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Old 10-15-2003, 01:20 PM   #1 (permalink)
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In the interest of understanding

I'd like to open a dialogue about religion and government in America that doesn't involve using a current event as an excuse to spout our existing opinions.

I think that a lot of the debate around religion and government in the U.S. is fueled by fear on both sides. I'd like for both secular humanists and conservative Christians to get a feel for where the other side is coming from, what is fueling their opinions, rather than just arguing with each other.

With that in mind, please answer the following questions:

1. would you identify yourself more as a conservative Christian or a secular humanist?

2a. If you are a conservative Christian, what are you afraid would happen to society if religion were completely removed from the sphere of government and public policy?

2b. If you are a secular humanist, what are you afraid would happen to society if religion were allowed to guide government and public policy?

3. What qualities do you think identify a "successful" society? (I think we probably have a lot in common here, we just disagree about the best way to achieve these aims.)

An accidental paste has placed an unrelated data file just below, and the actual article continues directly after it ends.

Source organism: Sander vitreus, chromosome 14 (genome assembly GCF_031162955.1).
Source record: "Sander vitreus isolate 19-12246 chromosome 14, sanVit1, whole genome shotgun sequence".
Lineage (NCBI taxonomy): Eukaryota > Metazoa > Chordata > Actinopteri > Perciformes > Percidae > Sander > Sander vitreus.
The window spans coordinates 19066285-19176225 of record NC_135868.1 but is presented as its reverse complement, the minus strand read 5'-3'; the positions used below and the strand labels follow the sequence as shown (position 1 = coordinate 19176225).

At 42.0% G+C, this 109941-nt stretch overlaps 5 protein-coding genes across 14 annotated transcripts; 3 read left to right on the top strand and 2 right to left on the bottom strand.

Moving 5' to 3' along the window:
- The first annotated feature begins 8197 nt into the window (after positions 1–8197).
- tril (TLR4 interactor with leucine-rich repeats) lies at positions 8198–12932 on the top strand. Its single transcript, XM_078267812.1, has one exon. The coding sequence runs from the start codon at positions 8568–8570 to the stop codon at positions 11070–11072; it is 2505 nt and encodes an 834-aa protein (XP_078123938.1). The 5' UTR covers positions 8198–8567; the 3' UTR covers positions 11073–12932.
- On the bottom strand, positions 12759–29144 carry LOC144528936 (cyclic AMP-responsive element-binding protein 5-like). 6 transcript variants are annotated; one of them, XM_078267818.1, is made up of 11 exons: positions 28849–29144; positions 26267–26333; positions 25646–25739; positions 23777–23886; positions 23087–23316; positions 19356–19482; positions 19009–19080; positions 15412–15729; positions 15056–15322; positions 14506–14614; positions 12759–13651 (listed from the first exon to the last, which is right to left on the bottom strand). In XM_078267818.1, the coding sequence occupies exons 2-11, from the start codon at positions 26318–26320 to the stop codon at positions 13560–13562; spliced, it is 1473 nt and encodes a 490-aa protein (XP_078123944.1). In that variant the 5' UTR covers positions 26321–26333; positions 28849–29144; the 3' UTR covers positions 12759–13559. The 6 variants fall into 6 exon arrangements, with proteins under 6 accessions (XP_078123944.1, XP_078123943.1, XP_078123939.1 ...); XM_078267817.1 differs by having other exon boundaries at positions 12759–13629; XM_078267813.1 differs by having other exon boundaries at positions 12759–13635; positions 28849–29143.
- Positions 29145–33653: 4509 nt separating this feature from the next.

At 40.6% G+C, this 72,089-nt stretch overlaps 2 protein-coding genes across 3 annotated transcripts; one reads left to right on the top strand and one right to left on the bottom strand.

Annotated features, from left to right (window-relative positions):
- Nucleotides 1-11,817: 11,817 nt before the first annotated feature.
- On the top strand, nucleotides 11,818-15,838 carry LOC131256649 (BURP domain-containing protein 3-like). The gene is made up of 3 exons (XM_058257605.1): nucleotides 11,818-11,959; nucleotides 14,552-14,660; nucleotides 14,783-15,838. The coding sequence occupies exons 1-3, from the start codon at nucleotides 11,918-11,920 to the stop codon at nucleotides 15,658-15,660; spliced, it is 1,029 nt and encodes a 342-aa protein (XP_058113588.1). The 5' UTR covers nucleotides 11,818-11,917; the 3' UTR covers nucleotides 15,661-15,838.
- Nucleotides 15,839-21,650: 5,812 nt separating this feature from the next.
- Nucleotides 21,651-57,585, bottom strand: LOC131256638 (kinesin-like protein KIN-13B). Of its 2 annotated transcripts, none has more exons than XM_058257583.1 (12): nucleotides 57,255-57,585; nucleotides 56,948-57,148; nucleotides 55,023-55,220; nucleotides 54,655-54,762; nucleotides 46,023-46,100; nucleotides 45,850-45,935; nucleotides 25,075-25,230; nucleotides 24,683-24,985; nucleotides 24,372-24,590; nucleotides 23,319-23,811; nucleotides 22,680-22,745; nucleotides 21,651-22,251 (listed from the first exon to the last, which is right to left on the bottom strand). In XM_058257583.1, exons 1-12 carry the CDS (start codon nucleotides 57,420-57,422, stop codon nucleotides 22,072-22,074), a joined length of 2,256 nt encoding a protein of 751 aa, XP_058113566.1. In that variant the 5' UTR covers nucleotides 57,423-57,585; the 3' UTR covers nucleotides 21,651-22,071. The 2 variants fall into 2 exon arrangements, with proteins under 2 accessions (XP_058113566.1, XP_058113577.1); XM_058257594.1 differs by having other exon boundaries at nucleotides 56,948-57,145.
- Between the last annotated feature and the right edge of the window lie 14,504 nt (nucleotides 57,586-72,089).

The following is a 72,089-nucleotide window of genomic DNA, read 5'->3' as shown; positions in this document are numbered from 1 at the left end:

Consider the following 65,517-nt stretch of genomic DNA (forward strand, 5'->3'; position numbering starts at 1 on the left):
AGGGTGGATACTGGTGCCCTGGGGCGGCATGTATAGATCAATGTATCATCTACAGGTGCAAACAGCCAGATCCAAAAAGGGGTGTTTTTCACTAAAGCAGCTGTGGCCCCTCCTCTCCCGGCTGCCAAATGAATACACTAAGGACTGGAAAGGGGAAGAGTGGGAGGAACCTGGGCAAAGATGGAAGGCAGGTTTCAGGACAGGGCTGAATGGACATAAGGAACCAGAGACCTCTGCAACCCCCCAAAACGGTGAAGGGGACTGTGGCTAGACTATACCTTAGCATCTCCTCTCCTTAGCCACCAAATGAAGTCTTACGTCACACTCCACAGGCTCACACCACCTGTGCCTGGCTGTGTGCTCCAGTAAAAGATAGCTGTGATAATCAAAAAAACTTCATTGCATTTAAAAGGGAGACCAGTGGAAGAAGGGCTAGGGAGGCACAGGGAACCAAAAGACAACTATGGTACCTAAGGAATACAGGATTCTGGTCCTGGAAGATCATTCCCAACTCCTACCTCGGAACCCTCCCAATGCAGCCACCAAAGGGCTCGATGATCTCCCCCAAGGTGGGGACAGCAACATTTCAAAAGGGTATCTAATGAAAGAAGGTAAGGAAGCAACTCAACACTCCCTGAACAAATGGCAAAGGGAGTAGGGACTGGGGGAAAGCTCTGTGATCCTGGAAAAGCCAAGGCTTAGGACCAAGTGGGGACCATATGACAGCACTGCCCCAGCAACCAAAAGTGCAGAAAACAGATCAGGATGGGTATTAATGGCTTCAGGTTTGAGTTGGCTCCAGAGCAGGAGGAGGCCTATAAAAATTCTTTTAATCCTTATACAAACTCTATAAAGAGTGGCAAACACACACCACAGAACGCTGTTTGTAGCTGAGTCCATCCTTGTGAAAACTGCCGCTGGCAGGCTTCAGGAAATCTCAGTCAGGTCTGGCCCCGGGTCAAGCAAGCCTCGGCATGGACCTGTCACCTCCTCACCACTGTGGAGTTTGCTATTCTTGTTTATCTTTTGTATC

I'll post my own answers later but Ratbastid is bugging me to go to the gym with him so I have to run. Thanks for participating, and wherever possible please try to back up assertions with facts rather than with opinions.
"If ten million people believe a foolish thing, it is still a foolish thing."

- Anatole France
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Old 10-15-2003, 01:24 PM   #2 (permalink)
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Re: In the interest of understanding

1) Secular Humanist
2b)I'd be scared of when the religious police would come knocking on my door.
3. A govt that does not sponsor religion, nor interfere with the practice of it. A govt where there is a clean seperation of church and state.
"Luck is what happens when preparation meets opportunity." - Darrel K Royal
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Old 10-15-2003, 01:50 PM   #3 (permalink)
What Is Secular Humanism?
Secular Humanism is a term which has come into use in the last thirty years to describe a world view with the following elements and principles:

A conviction that dogmas, ideologies and traditions, whether religious, political or social, must be weighed and tested by each individual and not simply accepted on faith.
Commitment to the use of critical reason, factual evidence, and scientific methods of inquiry, rather than faith and mysticism, in seeking solutions to human problems and answers to important human questions.